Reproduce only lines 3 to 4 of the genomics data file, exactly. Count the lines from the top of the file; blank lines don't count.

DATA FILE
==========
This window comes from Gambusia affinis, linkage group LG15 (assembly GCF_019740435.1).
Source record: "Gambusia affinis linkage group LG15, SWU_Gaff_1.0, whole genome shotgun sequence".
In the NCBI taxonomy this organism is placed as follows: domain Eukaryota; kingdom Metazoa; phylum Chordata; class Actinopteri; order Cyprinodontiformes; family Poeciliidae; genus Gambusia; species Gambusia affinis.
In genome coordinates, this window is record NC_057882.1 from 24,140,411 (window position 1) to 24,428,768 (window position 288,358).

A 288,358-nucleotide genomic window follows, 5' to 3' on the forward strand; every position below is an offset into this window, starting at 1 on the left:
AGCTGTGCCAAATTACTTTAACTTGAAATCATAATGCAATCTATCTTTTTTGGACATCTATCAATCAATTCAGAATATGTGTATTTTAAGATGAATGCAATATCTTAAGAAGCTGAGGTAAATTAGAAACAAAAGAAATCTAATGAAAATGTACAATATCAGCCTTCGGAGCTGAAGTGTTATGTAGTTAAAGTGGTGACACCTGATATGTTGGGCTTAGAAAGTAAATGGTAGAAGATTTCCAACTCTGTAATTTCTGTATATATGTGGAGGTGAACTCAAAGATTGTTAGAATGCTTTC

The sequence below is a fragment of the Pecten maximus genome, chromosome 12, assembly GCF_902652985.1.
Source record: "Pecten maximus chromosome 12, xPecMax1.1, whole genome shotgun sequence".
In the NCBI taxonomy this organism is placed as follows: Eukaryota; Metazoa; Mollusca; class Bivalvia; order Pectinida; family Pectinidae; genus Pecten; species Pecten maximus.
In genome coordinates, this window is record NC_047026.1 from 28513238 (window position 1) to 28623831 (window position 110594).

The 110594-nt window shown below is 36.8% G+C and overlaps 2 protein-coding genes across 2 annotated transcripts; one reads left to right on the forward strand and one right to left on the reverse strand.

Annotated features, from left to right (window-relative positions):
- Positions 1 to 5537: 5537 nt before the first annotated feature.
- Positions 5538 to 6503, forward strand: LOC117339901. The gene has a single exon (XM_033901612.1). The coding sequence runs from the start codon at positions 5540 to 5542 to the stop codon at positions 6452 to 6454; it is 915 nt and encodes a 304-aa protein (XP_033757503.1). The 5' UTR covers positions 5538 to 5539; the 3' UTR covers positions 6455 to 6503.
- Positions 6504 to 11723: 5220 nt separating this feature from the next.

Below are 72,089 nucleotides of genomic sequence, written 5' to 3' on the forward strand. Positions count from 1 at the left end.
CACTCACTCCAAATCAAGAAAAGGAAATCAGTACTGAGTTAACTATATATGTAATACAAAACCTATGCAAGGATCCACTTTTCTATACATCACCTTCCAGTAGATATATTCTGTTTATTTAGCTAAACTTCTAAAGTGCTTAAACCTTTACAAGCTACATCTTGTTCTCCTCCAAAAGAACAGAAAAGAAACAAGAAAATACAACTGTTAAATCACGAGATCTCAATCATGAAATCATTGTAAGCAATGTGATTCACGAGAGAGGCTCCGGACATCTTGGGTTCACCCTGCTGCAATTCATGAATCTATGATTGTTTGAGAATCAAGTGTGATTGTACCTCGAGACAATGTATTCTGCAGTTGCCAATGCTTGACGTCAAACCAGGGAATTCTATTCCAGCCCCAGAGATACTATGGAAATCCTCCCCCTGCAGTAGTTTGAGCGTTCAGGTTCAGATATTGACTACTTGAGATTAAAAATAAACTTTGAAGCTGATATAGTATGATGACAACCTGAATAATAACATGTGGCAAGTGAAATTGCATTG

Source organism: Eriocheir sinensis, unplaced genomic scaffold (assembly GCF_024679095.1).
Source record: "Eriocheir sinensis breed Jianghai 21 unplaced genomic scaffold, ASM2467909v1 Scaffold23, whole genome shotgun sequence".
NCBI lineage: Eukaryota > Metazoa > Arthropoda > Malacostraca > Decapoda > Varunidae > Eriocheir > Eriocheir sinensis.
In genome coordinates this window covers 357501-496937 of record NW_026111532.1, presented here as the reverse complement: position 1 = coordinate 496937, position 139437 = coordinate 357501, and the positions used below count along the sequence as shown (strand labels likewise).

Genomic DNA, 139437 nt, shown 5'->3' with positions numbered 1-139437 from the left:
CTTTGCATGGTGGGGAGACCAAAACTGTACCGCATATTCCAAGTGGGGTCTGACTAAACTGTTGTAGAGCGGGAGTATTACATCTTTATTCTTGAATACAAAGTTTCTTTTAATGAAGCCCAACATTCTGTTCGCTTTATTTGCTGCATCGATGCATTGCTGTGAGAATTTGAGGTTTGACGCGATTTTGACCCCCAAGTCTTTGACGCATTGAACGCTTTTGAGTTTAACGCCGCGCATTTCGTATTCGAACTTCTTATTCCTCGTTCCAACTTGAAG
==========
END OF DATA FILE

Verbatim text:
In the NCBI taxonomy this organism is placed as follows: domain Eukaryota; kingdom Metazoa; phylum Chordata; class Actinopteri; order Cyprinodontiformes; family Poeciliidae; genus Gambusia; species Gambusia affinis.
In genome coordinates, this window is record NC_057882.1 from 24,140,411 (window position 1) to 24,428,768 (window position 288,358).